Evangelized foreign policy?
When President Bush recently used a public forum to announce his support for a more robust international intervention in Sudan's Darfur region - catching even some of his senior aides off guard - it was yet another milestone for the rising interest of Christian evangelicals in US foreign policy.Skip to next paragraph
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In just a few years, conservative Christian churches and organizations have broadened their political activism from a near-exclusive domestic focus to an emphasis on foreign issues.
As Mr. Bush gave his attention to Darfur, one of the world's most high-profile humanitarian crises, he was almost certainly cheered not just by a coterie of evangelical advisers, but also the sizable Christian right constituency. But his focus on a forlorn region of Africa suggests deeper shifts in the forces influencing US foreign policy.
Even as many in Washington trumpet the return of realism to US foreign policy and the decline of the neoconservative hawks, the staying power of the evangelicals is likely to blunt what might otherwise have been a steep decline in Wilsonian ideals.
Indeed, the aftermath of Iraq has some historians predicting a bout of American isolationism similar to what occurred after Vietnam. But other analysts say that with so many conservative Christians now convinced of activism in foreign affairs, old patterns of periodic introspection have been broken.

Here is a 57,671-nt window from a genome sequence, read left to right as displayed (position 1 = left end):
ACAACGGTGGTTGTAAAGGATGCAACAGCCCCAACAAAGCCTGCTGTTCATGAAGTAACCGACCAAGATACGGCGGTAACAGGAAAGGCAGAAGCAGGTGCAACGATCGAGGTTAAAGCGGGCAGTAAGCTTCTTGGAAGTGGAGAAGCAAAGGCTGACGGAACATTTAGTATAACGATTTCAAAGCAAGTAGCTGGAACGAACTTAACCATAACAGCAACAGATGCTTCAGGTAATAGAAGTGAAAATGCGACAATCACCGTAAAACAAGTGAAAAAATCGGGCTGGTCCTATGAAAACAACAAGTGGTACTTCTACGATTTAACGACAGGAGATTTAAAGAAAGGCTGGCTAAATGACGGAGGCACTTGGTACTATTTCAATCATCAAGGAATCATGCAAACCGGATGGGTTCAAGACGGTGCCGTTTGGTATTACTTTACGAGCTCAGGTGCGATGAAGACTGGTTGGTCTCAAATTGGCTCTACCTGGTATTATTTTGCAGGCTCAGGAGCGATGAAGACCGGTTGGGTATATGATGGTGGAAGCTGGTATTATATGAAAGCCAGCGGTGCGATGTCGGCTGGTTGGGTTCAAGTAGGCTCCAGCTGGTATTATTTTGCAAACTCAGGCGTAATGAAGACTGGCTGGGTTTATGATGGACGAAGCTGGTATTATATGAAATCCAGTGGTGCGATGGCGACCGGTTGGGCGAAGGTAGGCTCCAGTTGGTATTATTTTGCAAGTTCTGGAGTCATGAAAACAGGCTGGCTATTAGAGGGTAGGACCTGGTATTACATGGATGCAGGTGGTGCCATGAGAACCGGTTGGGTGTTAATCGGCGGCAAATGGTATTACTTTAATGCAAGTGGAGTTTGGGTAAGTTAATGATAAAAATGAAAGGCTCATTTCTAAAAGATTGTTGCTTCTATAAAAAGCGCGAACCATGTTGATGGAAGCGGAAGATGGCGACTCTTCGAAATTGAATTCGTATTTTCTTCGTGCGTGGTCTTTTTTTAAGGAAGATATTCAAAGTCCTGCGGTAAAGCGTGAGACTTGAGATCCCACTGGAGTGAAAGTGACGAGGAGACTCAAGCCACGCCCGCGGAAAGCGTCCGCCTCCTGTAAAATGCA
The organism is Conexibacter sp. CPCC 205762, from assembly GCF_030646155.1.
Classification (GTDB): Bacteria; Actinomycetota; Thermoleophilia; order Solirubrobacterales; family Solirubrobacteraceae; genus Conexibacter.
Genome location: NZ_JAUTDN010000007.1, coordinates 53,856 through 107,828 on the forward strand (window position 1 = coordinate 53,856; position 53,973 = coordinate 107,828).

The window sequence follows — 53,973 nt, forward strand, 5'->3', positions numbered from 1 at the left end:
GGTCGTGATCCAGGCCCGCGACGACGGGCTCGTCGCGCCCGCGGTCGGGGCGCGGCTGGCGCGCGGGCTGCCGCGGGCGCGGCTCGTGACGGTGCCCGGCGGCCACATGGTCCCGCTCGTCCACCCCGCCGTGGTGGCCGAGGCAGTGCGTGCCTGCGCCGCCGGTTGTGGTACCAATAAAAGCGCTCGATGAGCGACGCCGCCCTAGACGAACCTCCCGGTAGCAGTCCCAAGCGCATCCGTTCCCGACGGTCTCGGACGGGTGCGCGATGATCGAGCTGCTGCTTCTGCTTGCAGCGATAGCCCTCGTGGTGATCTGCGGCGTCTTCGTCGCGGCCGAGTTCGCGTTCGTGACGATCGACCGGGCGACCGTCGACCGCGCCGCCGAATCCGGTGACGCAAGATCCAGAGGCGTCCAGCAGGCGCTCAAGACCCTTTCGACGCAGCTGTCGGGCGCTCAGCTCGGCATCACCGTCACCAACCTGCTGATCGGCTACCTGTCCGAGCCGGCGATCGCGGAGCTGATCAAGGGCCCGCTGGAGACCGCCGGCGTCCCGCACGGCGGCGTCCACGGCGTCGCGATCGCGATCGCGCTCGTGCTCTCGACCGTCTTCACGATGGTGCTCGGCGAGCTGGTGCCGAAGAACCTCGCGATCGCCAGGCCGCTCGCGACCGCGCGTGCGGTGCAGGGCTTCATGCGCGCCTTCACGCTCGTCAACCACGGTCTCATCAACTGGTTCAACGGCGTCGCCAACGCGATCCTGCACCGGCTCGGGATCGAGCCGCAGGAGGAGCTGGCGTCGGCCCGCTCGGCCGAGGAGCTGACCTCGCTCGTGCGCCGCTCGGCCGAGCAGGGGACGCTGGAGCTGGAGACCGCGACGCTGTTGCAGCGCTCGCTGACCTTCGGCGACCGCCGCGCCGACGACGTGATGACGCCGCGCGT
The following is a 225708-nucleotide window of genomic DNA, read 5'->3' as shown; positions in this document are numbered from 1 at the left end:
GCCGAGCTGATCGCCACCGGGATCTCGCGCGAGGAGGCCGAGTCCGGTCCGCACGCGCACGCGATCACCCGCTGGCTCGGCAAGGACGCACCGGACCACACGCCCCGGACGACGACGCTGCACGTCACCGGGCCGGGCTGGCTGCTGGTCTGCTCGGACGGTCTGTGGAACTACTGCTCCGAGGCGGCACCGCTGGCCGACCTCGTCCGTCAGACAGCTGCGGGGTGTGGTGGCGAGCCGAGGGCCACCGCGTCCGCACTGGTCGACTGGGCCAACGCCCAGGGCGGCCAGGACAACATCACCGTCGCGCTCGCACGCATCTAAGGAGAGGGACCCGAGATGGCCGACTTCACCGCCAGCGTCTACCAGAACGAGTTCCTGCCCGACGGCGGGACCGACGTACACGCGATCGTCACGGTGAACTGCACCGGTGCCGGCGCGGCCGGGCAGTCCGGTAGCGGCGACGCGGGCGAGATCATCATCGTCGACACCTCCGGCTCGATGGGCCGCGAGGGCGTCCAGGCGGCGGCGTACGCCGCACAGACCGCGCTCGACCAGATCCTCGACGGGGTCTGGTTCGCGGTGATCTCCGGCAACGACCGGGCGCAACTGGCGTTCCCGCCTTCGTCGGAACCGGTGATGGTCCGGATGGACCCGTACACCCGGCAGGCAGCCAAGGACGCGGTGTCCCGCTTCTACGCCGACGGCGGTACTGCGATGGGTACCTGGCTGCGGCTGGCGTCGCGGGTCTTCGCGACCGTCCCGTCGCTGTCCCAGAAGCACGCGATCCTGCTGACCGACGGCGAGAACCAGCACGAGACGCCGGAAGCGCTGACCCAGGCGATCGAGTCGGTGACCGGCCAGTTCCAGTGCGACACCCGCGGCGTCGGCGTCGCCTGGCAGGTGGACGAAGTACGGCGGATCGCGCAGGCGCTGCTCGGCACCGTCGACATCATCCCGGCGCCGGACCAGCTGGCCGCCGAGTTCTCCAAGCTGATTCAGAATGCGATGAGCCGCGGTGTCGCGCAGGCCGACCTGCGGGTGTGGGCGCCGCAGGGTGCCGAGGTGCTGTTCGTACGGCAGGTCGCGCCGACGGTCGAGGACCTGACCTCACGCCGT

"Without a determined constituency pressuring for engagement in international affairs, it would be likely that - given the difficulties in Iraq - you would have had the administration hunkering down a bit, and the American people with them," says Allen Hertzke, an expert and noted author on religion in US foreign policy at the University of Oklahoma in Norman. "But instead, you have these substantial forces pushing on human rights causes and demanding intervention."
Some note that because the evangelicals' foreign-policy interests are motivated by religious convictions and not a temporary cause, the movement has deeper roots. "These people are not flavor-of-the-month types," says Mark Palmer, a former diplomat focused on democratization and now vice chairman of Freedom House in Washington. "The fact they are so involved now will be a factor in us not becoming isolationist."
A recent survey by the Pew Research Center, which periodically gauges public views on America's place in the world, finds an upswing in the percentage of Americans who agree that the "US should mind its own business internationally." But the trend would be even stronger without the evangelical conversion to global involvement, some experts believe.
Ambassador Palmer says some White House political strategists contend that the Christian right makes up at least one-third of the electorate. "Whether that's true or not, the number is large," he says.
Behind the most recent evidence of evangelical influence in US foreign policy - the renewed calls for stronger intervention in Darfur - stands Michael Gerson, who is a Bush policy adviser and speechwriter (and who helped coin the "axis of evil" phrase). The former journalist, who is also a member of an evangelical Episcopal church in suburban Virginia, is seen as one of the driving forces behind Bush's emphasis on a global spread of what the president sees as God-given rights.
So far Bush's call for a considerably larger foreign peacekeeping presence in Darfur - under the United Nations and with beefed-up involvement by NATO - has not been answered by the international community. The effort endured a setback this week when the month-long American presidency of the UN Security Council expired Tuesday without Council action.
The government of Sudan is lobbying against a UN force on its soil, arguing it would constitute a recolonization of the country, according to UN officials.